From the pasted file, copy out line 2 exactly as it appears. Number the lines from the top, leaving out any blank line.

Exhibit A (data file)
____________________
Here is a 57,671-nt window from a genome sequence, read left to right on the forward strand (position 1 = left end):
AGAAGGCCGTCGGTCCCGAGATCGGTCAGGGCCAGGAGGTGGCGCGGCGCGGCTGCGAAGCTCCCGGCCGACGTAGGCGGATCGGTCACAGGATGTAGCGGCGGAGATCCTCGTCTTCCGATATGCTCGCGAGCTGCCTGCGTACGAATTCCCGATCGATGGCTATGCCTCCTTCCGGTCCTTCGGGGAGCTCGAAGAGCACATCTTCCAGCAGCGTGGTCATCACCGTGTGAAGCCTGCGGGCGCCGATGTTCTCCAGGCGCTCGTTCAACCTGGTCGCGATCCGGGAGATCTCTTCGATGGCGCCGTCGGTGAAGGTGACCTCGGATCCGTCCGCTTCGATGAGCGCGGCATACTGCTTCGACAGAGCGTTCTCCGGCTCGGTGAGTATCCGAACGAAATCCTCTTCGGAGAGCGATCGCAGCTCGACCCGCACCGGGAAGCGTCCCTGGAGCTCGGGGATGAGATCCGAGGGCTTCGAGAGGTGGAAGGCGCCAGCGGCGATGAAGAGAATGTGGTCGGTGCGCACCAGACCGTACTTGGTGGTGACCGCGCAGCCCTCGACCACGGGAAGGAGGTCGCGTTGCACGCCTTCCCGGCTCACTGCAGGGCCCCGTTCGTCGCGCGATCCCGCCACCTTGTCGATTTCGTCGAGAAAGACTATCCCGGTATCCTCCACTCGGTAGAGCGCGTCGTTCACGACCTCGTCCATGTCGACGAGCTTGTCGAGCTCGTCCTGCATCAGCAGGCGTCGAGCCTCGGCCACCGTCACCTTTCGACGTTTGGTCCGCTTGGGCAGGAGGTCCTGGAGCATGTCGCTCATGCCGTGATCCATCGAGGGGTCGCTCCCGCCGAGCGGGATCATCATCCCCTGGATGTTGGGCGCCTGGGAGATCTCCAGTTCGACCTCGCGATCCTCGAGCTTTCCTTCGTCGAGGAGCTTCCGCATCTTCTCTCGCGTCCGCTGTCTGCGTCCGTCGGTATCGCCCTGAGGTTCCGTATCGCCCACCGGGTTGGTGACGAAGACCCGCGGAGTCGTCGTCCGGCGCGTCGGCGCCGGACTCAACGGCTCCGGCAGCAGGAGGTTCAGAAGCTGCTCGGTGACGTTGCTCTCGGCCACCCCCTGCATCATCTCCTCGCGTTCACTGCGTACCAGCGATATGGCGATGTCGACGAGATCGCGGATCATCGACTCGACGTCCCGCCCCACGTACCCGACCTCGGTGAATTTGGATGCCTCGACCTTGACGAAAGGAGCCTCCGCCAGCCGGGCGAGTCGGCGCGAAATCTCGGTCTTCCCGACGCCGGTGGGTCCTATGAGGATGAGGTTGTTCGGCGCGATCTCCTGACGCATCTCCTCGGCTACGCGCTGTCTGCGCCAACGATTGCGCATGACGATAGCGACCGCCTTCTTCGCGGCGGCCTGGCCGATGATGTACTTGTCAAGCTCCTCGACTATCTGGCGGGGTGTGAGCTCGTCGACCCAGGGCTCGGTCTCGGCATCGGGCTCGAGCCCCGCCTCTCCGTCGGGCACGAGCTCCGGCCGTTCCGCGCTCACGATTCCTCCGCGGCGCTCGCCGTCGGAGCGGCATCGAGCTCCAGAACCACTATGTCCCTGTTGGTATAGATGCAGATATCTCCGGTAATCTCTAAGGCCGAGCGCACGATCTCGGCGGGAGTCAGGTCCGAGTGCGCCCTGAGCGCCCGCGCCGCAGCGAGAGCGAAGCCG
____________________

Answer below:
AGAAGGCCGTCGGTCCCGAGATCGGTCAGGGCCAGGAGGTGGCGCGGCGCGGCTGCGAAGCTCCCGGCCGACGTAGGCGGATCGGTCACAGGATGTAGCGGCGGAGATCCTCGTCTTCCGATATGCTCGCGAGCTGCCTGCGTACGAATTCCCGATCGATGGCTATGCCTCCTTCCGGTCCTTCGGGGAGCTCGAAGAGCACATCTTCCAGCAGCGTGGTCATCACCGTGTGAAGCCTGCGGGCGCCGATGTTCTCCAGGCGCTCGTTCAACCTGGTCGCGATCCGGGAGATCTCTTCGATGGCGCCGTCGGTGAAGGTGACCTCGGATCCGTCCGCTTCGATGAGCGCGGCATACTGCTTCGACAGAGCGTTCTCCGGCTCGGTGAGTATCCGAACGAAATCCTCTTCGGAGAGCGATCGCAGCTCGACCCGCACCGGGAAGCGTCCCTGGAGCTCGGGGATGAGATCCGAGGGCTTCGAGAGGTGGAAGGCGCCAGCGGCGATGAAGAGAATGTGGTCGGTGCGCACCAGACCGTACTTGGTGGTGACCGCGCAGCCCTCGACCACGGGAAGGAGGTCGCGTTGCACGCCTTCCCGGCTCACTGCAGGGCCCCGTTCGTCGCGCGATCCCGCCACCTTGTCGATTTCGTCGAGAAAGACTATCCCGGTATCCTCCACTCGGTAGAGCGCGTCGTTCACGACCTCGTCCATGTCGACGAGCTTGTCGAGCTCGTCCTGCATCAGCAGGCGTCGAGCCTCGGCCACCGTCACCTTTCGACGTTTGGTCCGCTTGGGCAGGAGGTCCTGGAGCATGTCGCTCATGCCGTGATCCATCGAGGGGTCGCTCCCGCCGAGCGGGATCATCATCCCCTGGATGTTGGGCGCCTGGGAGATCTCCAGTTCGACCTCGCGATCCTCGAGCTTTCCTTCGTCGAGGAGCTTCCGCATCTTCTCTCGCGTCCGCTGTCTGCGTCCGTCGGTATCGCCCTGAGGTTCCGTATCGCCCACCGGGTTGGTGACGAAGACCCGCGGAGTCGTCGTCCGGCGCGTCGGCGCCGGACTCAACGGCTCCGGCAGCAGGAGGTTCAGAAGCTGCTCGGTGACGTTGCTCTCGGCCACCCCCTGCATCATCTCCTCGCGTTCACTGCGTACCAGCGATATGGCGATGTCGACGAGATCGCGGATCATCGACTCGACGTCCCGCCCCACGTACCCGACCTCGGTGAATTTGGATGCCTCGACCTTGACGAAAGGAGCCTCCGCCAGCCGGGCGAGTCGGCGCGAAATCTCGGTCTTCCCGACGCCGGTGGGTCCTATGAGGATGAGGTTGTTCGGCGCGATCTCCTGACGCATCTCCTCGGCTACGCGCTGTCTGCGCCAACGATTGCGCATGACGATAGCGACCGCCTTCTTCGCGGCGGCCTGGCCGATGATGTACTTGTCAAGCTCCTCGACTATCTGGCGGGGTGTGAGCTCGTCGACCCAGGGCTCGGTCTCGGCATCGGGCTCGAGCCCCGCCTCTCCGTCGGGCACGAGCTCCGGCCGTTCCGCGCTCACGATTCCTCCGCGGCGCTCGCCGTCGGAGCGGCATCGAGCTCCAGAACCACTATGTCCCTGTTGGTATAGATGCAGATATCTCCGGTAATCTCTAAGGCCGAGCGCACGATCTCGGCGGGAGTCAGGTCCGAGTGCGCCCTGAGCGCCCGCGCCGCAGCGAGAGCGAAGCCG